David Allen McKenzie, Jr., 41, a former resident of Deer Park, Spokane and Pullman — with legions of friends — ended his life on Oct. 20, 2014, when he walked in front of a commuter train in Encinitas, Calif., not far from his new home in Oceanside. He was a 1991 graduate of Deer Park High School.
Despite his almost-constant smile and emphasis on upbeat support for others, Dave had an underside he didn’t widely share. He battled depression and a nutritional digestive disorder. He also was a recovering alcoholic with 14 years of sobriety. Compounding those issues, he struggled with the recent losses of his maternal grandmother, his father, David McKenzie Sr., and a police officer-friend who also battled depression and took his life.
Dave and his life-companion, Betsy DeHaas, and their beloved cat, “Princess V,” moved to Oceanside in 2013 so she could pursue a career in teaching Spanish after earning her master’s degree at Washington State University.
At the time of his death, he was studying to be a gemologist while working at a pawn shop. Those who met Dave knew he was a natural salesman — someone who could easily talk with strangers or old friends. Like his late father, DJ loved wearing neckties, a practice he began in junior high.
While living in Spokane, Dave was an instructor for the NxLevel Education Foundation and served two years as president of the Spokane chapter of SCORE. He was also committed to serving through both the Spokane and Spokane Valley chambers of commerce and served on the board of St. Joseph’s Family Center.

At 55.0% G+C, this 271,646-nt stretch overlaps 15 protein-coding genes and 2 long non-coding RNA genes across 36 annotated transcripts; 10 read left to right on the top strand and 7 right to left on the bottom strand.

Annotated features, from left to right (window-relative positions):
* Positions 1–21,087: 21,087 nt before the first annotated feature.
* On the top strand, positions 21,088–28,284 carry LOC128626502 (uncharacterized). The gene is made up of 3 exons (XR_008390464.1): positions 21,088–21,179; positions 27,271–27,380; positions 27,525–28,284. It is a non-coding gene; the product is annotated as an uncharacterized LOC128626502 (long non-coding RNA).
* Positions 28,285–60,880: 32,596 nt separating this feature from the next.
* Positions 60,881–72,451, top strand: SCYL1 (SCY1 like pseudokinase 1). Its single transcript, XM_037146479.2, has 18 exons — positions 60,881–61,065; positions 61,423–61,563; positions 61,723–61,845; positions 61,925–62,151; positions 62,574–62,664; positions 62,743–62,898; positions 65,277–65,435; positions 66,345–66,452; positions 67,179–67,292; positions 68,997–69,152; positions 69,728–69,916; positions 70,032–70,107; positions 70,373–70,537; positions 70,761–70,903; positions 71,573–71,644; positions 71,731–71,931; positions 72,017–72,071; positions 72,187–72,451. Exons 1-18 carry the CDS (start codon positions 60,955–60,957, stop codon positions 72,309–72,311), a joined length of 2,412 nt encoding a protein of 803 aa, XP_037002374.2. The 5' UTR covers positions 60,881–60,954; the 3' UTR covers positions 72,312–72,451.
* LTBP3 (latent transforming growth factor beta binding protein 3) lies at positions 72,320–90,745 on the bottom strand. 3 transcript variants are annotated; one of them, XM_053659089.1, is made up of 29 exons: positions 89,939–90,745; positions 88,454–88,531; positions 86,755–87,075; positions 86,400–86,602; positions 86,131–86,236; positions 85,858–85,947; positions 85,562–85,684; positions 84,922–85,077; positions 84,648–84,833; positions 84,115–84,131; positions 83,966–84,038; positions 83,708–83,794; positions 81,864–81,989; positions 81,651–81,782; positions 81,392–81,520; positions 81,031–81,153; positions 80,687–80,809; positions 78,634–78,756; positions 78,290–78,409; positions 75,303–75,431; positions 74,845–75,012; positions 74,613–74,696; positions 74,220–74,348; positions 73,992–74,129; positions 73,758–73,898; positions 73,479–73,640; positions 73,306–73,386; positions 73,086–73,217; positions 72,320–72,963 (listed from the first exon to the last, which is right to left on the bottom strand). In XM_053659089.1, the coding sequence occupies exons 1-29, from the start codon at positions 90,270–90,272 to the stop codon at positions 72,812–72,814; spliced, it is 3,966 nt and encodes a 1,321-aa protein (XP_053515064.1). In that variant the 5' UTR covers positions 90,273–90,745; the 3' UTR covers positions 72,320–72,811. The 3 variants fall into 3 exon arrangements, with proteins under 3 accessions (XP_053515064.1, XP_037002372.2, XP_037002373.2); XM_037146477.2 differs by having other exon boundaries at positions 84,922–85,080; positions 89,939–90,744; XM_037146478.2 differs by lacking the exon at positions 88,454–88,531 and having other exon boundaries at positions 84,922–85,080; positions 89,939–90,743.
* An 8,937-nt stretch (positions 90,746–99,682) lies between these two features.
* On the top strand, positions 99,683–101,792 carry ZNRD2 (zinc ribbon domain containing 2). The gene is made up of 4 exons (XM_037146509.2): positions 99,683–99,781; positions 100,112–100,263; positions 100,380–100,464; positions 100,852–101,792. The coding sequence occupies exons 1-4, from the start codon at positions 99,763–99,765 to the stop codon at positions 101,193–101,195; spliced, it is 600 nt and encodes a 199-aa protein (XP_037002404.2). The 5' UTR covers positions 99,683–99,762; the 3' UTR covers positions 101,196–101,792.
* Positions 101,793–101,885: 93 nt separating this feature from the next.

Dave loved muscle cars, redheads, business and all things techie.
He will be terribly missed by many, including survivors, his beloved, Betsy, in Oceanside; his mother, Neta McKenzie, of Spokane; brothers, Bruce Rapp, of Liberty Lake, Wash., and Brian McKenzie, his wife, Shanna, and their daughter, Kira, all of Spokane.
A service was held in Oceanside. A second service will be held at 2 p.m. on Nov. 8, at Westminster United Church of Christ, 411 S. Washington, in Spokane. His mother says, “Bring your cars if you can, and everybody please wear a tie.”
A Dave McKenzie Memorial Fund at Wells Fargo Bank will forward donations to his favorite charities.
His companion, Betsy, leaves this message: “While many may question the selfishness of his choice, I encourage you to look beyond, seek eternal perspective and your own personal closure.”
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